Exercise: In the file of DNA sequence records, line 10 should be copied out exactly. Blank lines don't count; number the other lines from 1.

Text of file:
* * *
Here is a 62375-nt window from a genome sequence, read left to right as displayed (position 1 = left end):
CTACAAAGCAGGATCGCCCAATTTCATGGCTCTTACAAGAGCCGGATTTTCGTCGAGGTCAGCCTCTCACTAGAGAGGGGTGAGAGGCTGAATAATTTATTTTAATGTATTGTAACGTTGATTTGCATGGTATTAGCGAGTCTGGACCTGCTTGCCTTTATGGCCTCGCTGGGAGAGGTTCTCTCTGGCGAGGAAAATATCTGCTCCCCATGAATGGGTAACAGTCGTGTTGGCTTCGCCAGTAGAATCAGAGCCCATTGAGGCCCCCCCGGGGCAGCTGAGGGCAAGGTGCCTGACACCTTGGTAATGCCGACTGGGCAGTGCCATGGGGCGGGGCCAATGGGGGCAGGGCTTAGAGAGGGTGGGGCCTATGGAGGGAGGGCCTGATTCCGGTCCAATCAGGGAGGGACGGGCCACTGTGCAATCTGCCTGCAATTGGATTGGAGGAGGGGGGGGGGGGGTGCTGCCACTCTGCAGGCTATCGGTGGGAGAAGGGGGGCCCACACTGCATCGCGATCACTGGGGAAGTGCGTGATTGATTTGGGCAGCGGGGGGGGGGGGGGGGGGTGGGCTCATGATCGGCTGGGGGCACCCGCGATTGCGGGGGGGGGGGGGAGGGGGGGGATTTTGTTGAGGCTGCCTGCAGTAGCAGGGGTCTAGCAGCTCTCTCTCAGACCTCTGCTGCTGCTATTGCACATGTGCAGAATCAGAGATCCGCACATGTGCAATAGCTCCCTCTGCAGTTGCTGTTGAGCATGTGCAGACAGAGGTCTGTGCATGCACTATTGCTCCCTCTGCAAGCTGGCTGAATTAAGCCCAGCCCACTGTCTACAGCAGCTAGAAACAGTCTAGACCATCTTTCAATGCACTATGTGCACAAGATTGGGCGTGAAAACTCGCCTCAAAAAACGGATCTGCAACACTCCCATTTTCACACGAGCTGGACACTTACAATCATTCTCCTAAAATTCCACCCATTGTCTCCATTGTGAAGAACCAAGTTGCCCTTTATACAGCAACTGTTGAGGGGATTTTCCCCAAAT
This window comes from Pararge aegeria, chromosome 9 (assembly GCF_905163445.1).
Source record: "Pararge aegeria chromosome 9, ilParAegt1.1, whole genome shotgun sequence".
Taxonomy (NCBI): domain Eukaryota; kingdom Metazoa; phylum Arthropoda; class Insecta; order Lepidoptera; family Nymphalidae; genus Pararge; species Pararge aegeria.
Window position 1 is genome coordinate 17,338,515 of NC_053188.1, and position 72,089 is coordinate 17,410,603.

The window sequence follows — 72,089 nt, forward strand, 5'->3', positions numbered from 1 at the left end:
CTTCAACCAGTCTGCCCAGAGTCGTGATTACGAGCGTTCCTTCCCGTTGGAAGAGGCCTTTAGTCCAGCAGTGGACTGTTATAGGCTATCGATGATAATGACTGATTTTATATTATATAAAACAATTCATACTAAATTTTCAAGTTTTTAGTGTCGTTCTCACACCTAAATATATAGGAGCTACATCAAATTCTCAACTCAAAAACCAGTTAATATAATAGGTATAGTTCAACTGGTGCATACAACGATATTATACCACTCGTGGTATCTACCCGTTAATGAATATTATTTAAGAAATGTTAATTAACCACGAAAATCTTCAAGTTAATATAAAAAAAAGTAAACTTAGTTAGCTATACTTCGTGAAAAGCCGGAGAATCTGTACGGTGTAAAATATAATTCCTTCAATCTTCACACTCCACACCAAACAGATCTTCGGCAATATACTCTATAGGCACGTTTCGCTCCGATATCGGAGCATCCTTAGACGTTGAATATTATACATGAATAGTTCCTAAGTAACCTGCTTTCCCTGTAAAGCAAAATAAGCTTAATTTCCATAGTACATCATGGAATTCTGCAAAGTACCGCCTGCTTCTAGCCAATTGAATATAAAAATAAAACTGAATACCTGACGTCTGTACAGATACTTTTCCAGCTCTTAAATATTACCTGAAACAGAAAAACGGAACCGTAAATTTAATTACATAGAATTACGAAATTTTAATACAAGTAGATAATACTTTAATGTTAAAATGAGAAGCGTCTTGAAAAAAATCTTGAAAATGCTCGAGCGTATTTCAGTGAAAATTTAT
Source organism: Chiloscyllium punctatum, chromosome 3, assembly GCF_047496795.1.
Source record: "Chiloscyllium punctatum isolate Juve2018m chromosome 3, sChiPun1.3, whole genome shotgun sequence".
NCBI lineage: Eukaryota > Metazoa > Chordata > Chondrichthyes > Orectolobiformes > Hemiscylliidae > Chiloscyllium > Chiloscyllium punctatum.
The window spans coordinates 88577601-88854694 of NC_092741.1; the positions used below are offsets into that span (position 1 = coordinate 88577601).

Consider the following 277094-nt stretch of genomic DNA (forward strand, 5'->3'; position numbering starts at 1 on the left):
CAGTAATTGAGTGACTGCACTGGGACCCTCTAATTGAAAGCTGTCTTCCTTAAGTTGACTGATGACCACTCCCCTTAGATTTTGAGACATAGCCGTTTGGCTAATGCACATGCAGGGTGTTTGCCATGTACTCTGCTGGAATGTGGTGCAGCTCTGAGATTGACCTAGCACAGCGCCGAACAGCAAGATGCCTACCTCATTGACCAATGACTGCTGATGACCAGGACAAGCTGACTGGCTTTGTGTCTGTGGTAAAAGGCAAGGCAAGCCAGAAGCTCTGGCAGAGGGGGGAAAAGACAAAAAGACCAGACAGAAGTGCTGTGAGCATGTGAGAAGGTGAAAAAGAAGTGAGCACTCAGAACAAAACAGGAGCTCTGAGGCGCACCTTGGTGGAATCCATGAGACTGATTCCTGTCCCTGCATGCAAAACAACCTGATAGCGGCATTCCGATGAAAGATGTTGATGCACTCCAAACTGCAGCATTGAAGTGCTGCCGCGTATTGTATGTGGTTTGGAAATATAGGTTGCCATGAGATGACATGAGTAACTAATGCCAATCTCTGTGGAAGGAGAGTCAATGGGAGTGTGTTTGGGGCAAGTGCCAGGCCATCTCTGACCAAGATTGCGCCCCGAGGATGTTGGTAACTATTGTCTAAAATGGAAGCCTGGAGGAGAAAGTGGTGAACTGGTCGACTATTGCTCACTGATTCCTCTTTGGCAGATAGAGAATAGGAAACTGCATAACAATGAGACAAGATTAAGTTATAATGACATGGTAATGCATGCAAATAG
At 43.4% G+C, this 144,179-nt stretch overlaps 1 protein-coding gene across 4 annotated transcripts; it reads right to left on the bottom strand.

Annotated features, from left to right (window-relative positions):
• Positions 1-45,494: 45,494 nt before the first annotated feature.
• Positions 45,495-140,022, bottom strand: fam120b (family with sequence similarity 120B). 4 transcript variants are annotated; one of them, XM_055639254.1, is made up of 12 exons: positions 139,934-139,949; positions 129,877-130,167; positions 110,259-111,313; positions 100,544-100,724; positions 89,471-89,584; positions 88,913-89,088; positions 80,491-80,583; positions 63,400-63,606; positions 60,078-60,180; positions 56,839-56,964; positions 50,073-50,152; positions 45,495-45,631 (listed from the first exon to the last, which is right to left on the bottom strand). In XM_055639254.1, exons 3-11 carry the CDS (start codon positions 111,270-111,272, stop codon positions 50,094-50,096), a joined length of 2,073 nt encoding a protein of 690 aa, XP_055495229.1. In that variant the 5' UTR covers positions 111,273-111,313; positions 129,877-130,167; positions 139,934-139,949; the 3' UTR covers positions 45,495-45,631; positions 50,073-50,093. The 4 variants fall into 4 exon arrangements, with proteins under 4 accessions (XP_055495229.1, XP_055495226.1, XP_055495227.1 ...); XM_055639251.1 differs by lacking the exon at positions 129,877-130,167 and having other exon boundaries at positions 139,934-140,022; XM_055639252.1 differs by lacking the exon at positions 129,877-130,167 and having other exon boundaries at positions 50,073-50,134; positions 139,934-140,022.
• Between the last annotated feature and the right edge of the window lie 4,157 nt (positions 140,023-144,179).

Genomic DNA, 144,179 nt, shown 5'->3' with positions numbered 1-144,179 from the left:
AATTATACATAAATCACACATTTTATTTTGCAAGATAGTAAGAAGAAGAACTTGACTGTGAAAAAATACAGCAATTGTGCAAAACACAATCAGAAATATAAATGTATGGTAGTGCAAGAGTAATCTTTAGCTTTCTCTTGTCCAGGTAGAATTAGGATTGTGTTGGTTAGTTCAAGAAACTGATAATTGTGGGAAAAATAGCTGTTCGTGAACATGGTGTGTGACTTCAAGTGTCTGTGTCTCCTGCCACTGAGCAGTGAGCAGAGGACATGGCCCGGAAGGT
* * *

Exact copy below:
Source record: "Chiloscyllium punctatum isolate Juve2018m chromosome 3, sChiPun1.3, whole genome shotgun sequence".